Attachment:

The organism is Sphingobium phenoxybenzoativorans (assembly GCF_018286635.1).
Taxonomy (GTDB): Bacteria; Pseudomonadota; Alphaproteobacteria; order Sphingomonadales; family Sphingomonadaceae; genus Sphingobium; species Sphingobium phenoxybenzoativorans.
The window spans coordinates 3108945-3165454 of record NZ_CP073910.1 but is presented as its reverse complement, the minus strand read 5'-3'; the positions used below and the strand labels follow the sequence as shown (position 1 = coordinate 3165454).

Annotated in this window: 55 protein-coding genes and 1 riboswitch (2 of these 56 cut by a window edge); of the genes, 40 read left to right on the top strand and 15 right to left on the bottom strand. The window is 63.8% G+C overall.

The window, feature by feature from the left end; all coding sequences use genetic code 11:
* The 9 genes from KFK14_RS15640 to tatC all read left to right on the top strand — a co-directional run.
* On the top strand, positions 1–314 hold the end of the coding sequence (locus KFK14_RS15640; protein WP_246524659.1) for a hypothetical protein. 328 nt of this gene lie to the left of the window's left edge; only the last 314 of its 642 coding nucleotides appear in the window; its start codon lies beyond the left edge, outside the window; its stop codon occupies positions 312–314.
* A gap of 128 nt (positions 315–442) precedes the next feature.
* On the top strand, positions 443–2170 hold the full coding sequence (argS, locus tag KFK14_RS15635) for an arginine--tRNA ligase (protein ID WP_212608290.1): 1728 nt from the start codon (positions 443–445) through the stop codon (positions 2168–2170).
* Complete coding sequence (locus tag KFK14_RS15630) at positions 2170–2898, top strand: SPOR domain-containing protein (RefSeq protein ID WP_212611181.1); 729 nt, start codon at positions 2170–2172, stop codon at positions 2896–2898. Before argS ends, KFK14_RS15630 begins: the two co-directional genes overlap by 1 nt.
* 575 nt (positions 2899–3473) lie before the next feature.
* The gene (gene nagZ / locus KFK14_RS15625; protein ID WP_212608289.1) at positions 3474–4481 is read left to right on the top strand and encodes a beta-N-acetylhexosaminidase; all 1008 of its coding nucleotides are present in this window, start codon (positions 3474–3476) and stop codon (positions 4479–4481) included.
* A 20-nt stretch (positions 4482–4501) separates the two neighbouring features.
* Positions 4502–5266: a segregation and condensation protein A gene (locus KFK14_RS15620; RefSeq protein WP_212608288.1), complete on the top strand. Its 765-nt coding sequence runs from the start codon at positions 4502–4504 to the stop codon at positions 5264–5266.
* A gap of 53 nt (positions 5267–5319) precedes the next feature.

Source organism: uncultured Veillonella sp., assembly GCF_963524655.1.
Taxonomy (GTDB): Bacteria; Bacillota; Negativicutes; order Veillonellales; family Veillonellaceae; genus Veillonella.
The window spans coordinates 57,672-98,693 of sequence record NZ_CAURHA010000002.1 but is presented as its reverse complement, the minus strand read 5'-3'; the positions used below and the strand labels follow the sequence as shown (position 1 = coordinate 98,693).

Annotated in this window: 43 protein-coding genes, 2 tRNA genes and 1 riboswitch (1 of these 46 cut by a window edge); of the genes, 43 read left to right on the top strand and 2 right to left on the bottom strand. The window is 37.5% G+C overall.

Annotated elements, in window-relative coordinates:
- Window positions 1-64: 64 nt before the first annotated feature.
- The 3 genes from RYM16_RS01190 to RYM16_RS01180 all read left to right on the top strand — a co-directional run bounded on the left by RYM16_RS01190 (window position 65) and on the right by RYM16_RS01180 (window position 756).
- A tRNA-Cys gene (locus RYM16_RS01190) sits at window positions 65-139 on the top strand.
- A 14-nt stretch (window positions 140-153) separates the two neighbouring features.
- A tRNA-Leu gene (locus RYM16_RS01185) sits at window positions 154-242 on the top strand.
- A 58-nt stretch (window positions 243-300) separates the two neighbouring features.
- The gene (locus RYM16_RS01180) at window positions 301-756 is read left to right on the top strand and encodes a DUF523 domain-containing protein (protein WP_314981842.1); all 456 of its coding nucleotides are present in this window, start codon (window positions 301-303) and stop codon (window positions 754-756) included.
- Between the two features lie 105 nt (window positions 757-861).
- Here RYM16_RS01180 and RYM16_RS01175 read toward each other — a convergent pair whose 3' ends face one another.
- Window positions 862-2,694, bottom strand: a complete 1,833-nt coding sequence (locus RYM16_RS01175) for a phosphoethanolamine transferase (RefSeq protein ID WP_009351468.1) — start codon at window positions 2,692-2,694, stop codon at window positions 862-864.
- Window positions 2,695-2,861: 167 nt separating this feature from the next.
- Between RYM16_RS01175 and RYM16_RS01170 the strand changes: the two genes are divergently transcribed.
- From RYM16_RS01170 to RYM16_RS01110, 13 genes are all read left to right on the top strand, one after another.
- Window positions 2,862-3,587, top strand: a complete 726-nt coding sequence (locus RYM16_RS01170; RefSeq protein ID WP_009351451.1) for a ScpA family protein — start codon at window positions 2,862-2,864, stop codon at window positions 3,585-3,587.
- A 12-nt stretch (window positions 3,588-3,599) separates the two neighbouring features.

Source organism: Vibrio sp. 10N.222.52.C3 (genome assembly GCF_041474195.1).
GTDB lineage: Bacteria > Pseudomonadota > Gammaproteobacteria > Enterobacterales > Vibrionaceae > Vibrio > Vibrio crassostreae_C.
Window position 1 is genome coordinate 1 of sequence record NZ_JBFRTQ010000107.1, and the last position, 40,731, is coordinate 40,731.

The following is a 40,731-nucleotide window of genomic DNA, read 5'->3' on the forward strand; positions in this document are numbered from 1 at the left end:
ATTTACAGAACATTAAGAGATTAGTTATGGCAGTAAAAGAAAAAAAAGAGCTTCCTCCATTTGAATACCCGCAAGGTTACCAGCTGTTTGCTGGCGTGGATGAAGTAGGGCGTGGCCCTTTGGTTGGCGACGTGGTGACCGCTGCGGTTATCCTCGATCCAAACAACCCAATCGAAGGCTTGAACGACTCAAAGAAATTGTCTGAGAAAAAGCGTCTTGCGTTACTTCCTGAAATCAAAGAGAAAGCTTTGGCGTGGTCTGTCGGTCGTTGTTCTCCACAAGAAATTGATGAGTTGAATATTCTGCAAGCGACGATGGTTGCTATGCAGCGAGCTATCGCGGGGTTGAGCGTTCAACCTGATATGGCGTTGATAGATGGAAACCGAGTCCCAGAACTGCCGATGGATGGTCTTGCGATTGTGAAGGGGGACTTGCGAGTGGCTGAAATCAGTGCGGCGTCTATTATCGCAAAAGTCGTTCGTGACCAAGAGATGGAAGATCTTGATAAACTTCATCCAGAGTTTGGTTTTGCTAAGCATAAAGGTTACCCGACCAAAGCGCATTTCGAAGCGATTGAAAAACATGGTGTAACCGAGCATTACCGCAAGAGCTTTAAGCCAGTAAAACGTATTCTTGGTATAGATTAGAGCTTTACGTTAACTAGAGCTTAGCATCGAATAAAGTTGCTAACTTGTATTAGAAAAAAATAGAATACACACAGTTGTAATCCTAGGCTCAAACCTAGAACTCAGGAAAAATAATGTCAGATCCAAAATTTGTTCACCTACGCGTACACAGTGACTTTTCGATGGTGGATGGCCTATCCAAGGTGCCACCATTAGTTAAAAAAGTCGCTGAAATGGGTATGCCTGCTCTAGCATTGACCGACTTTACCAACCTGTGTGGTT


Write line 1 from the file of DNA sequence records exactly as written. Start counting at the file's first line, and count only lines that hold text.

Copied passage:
The organism is Sphingobium phenoxybenzoativorans (assembly GCF_018286635.1).